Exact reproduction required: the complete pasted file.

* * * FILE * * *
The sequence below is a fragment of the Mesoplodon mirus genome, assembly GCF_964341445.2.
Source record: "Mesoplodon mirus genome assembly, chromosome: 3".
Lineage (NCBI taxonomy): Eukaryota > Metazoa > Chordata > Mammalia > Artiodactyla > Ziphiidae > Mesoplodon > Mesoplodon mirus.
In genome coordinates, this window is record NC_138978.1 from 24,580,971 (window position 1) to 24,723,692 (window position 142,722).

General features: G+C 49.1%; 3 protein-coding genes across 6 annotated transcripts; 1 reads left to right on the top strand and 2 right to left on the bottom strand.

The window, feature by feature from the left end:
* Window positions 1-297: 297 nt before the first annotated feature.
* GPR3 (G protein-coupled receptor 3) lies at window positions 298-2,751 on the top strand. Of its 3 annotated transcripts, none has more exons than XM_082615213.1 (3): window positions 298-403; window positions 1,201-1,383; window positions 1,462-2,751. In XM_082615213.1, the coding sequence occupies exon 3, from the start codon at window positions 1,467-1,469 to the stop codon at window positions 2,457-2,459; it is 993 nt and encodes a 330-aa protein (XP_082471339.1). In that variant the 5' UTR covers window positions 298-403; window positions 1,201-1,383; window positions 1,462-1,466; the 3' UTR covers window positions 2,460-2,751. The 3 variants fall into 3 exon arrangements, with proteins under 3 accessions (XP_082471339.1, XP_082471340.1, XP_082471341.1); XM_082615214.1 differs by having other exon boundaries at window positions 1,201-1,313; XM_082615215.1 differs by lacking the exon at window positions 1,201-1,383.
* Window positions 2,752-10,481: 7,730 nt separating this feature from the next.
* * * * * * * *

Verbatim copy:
The sequence below is a fragment of the Mesoplodon mirus genome, assembly GCF_964341445.2.
Source record: "Mesoplodon mirus genome assembly, chromosome: 3".
Lineage (NCBI taxonomy): Eukaryota > Metazoa > Chordata > Mammalia > Artiodactyla > Ziphiidae > Mesoplodon > Mesoplodon mirus.
In genome coordinates, this window is record NC_138978.1 from 24,580,971 (window position 1) to 24,723,692 (window position 142,722).

General features: G+C 49.1%; 3 protein-coding genes across 6 annotated transcripts; 1 reads left to right on the top strand and 2 right to left on the bottom strand.

The window, feature by feature from the left end:
* Window positions 1-297: 297 nt before the first annotated feature.
* GPR3 (G protein-coupled receptor 3) lies at window positions 298-2,751 on the top strand. Of its 3 annotated transcripts, none has more exons than XM_082615213.1 (3): window positions 298-403; window positions 1,201-1,383; window positions 1,462-2,751. In XM_082615213.1, the coding sequence occupies exon 3, from the start codon at window positions 1,467-1,469 to the stop codon at window positions 2,457-2,459; it is 993 nt and encodes a 330-aa protein (XP_082471339.1). In that variant the 5' UTR covers window positions 298-403; window positions 1,201-1,383; window positions 1,462-1,466; the 3' UTR covers window positions 2,460-2,751. The 3 variants fall into 3 exon arrangements, with proteins under 3 accessions (XP_082471339.1, XP_082471340.1, XP_082471341.1); XM_082615214.1 differs by having other exon boundaries at window positions 1,201-1,313; XM_082615215.1 differs by lacking the exon at window positions 1,201-1,383.
* Window positions 2,752-10,481: 7,730 nt separating this feature from the next.